Intel's performance hasn't changed for 3 generations, either. They've been stagnant for years now with their 10nm roadmap being super late at this point, delaying their architecture updates at the same time.
I still disagree with the previous poster's claims and conclusions, but I really should've done my homework better. I tried but clearly not hard enough.
POV-Ray doesn't fit in L1 and Epyc 7601 trivially bests the Xeon 8176, and does so while using a ton less power. Similarly NAMD, even with AVX & compiled with Intel's ICC, runs waaaay faster on Epyc 7601 than it does on Xeon 8176.
Maybe your workload is exclusively MySQL or looks a lot like it. If so, sure, go buy Intel. But there's a ton of cases where there is no where close to such a gap, including large cloud workloads. You keep taking a single benchmark result and massively over-extrapolating it to mean the entire cloud hosting world. That's not how this works.
What does this comment refer to? As far as I know AMD is in pretty good shape.
I wished they have made the move earlier, like start of this year, but it is now all set for Q3.
I have high expectation but I trust Dr Lisa Su and her executive team. And Intel is currently having a new low in my book.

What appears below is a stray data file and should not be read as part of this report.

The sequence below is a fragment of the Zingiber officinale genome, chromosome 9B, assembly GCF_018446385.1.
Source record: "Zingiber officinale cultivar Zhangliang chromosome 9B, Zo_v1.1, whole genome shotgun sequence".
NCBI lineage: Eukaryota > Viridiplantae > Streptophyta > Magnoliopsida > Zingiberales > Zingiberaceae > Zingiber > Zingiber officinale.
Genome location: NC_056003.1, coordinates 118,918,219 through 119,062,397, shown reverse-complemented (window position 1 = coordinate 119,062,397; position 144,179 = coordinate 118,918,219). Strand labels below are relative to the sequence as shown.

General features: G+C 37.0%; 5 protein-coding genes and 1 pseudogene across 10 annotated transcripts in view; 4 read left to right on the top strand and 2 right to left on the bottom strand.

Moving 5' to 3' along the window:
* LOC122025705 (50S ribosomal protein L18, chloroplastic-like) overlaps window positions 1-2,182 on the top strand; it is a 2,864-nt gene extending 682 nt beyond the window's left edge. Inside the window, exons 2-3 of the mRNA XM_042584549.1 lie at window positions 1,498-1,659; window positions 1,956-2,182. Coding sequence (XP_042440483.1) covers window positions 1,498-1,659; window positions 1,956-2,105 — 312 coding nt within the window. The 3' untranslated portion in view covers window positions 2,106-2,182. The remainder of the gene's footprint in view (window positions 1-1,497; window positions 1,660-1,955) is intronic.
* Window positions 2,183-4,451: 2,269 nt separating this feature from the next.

I've read that wafer yeilds on zen2 are 70%+ which gives a huge advantage on cost and production efficiency to AMD. I think Intel's skylake yield for an equivalent 28 core die is sub-40%. If anything the limiting factor is going to be TSMCs ability to give AMD capacity on it's very crowded and in-demand 7nm fab.
In a few years, if Intel have their act together and AMD start having more vulns, then we may swing back the other direction. Only time and vendor actions will tell. This assumes we even move to AMD.
But I believe you're right in that those exploits are not as dangerous in a non-shared hosting scenario.
An attacker could carefully craft network packets to force the control flow of existing software to manipulate the CPU state. They could and then use the timing differences in network packets to read data out.
Would be painfully slow, but theoretically possible.
But if you're just running a local home system the chances of being targeted with such an unreliable attack are virtually zero.
I think that's the catch: it's the set of cases where someone can get code execution without being able to directly retrieve the targeted data, which is already pretty low, and where the best mitigation technique is to harden against these attacks rather than use a dedicated service (e.g. if you're using an HSM for crypto or have a dedicated SSL-offload box, you don't have to worry about keys being compromised when someone finds a bug in the much greater exposed surface area of your application).
So, if you have a system which you cannot expose it is a pretty big damper on performance.
If you're not sharing your hardware with other code you don't trust, it's not a problem.
The list of sites I have whitelisted JS for is extremely short.